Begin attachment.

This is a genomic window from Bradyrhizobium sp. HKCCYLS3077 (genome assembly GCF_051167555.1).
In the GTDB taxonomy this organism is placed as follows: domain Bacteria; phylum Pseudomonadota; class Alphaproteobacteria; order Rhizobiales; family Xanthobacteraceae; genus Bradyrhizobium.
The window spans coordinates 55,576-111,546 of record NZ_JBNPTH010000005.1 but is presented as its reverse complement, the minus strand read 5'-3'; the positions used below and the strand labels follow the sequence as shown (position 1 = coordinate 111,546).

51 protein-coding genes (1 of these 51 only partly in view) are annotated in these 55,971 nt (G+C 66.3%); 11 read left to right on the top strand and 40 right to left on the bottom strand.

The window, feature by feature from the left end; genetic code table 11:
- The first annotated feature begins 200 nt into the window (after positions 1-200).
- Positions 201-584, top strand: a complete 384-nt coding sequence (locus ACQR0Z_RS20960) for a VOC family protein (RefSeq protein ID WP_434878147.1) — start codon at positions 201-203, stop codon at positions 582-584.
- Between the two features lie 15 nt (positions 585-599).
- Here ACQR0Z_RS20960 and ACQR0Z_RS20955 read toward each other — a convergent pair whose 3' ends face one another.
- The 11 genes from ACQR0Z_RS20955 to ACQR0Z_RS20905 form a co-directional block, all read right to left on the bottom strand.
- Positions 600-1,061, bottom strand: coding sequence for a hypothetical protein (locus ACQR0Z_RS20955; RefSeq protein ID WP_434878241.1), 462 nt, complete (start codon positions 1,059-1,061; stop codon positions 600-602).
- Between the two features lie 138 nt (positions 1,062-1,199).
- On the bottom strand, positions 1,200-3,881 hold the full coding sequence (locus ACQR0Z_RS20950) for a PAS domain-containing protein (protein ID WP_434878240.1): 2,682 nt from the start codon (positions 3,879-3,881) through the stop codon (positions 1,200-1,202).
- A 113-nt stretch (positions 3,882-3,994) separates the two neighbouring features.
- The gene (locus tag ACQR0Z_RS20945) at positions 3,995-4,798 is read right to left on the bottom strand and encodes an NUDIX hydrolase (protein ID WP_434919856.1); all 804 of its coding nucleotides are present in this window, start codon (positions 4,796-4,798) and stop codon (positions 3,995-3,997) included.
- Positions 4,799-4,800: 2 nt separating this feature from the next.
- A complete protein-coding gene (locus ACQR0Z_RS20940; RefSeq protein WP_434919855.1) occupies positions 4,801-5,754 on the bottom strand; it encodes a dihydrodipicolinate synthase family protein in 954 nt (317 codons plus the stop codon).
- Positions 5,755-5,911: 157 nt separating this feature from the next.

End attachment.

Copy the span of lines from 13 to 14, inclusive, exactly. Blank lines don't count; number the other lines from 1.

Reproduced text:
- On the bottom strand, positions 1,200-3,881 hold the full coding sequence (locus ACQR0Z_RS20950) for a PAS domain-containing protein (protein ID WP_434878240.1): 2,682 nt from the start codon (positions 3,879-3,881) through the stop codon (positions 1,200-1,202).
- A 113-nt stretch (positions 3,882-3,994) separates the two neighbouring features.